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Each day TFO Canada publishes a sample of trade news on the Canadian import market along with any new, updated or changed regulations and legislations regarding international trade; countries in which TFO Canada offers services and on the export sectors which it promotes.

 

USD/CAD - Trade Worries Limit Canadian Dollar Gains

Friday, July 27, 2018 > 09:14:34
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BAYSTREET

Released on Wednesday July 25, 2018



There is an economic data vacuum in Canada this week and the upcoming data next week is second-tier. The Bank of Canada said that it was "data-dependent" and so a data void eliminates a directional bias from the USD/CAD trading environment. However, nature and FX traders abhor a vacuum, so they seek direction elsewhere.

Traders are keying in on global trade developments and, as usual, the U.S. interest rate outlook. Global trade is front and centre again today. This time the adversary is not China but the European Union (EU).

E.U. Commission President Jean-Claude Juncker and E.U. Trade Chief Cecilia Malmstrom are meeting with President Trump in Washington today, at 1:30 pm EDT. Juncker is trying to head off the imposition of tariffs on cars imported from the E.U. Trump is upset that the EU slaps 10% duties on cars imported from the US, while the US only charges 2.5%. The E.U. counters that the U.S. charges a 25% tax on trucks and pickups from the E.U. while they only charge 10%. President Trump wants all the tariffs gone.

Last night he tweeted: "The European Union is coming to Washington tomorrow to negotiate a deal on Trade. I have an idea for them. Both the U.S. and the E.U. drop all Tariffs, Barriers, and Subsidies! That would finally be called Free Market and Fair Trade! Hope they do it, we are ready - but they won’t!"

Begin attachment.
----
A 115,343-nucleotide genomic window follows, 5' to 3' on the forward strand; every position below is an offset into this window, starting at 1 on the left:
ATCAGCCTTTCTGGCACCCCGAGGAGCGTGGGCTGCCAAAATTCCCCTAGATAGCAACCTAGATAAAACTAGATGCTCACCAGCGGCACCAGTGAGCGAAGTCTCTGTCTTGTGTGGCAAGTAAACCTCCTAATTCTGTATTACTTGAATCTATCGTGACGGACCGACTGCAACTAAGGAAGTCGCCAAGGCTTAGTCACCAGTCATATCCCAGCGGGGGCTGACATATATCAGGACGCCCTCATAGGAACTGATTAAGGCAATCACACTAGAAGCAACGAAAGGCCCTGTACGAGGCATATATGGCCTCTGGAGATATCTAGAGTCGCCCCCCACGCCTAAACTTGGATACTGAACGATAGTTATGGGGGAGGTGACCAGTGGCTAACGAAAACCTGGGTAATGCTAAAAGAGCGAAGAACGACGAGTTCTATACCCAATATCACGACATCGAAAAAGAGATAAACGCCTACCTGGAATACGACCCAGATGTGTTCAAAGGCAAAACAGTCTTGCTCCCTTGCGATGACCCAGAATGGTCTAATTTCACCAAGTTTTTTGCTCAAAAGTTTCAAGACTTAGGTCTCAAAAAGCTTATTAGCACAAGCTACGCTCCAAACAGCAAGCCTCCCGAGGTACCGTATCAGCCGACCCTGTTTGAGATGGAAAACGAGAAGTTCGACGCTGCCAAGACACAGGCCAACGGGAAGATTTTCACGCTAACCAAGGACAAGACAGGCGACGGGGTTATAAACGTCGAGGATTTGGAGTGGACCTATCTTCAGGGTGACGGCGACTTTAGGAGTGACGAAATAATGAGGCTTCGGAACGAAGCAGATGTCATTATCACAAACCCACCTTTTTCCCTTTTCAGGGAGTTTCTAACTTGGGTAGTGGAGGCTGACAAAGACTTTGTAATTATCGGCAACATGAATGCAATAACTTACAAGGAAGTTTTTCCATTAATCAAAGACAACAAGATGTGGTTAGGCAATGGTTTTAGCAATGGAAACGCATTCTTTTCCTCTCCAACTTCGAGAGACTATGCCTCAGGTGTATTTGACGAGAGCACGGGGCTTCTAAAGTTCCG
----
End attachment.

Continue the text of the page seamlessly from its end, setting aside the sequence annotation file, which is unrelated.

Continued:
The E.U. will respond to U.S. tariffs with tariffs of their own. Malmstrom said the E.U. is ready to impose tariffs on $20 billion of U.S. imports if Trump follows through on his threat.

The Canadian dollar is unlikely to appreciate in an escalating trade war environment, and it has trade issues of its own. President Trump said he was close to a "dramatic" deal with Mexico. He didn’t include Canada in the statement, implying a bilateral trade agreement, not the North American Free Trade Agreement. The new Mexican president reportedly wants a quick deal so that he can focus on domestic issues. U.S. and Mexican trade representatives are meeting this week as are Canadian and Mexican officials. However, Canada and the U.S. are not talking which doesn’t bode well for NAFTA.

The Canadian dollar has been rangebound since the middle of June trading in a USD/CAD range of $1.3060 to $1.3385. The Bank of Canada raised interest rates on July and delivered an optimistic outlook for the domestic economy. It pointed out that the economy was operating at "close to capacity" and inflation was rising. It also warned of further rate increases saying: "Governing Council expects that higher interest rates will be warranted to keep inflation near target and will continue to take a gradual approach, guided by incoming data."

Canadian dollar gains on economic data will continue to be tempered by ongoing trade fears and worries about a NAFTA deal collapse.

Rahim Madhavji is the President of KnightsbridgeFX.com, a Canadian currency exchange that provides better rates than the banks to Canadians


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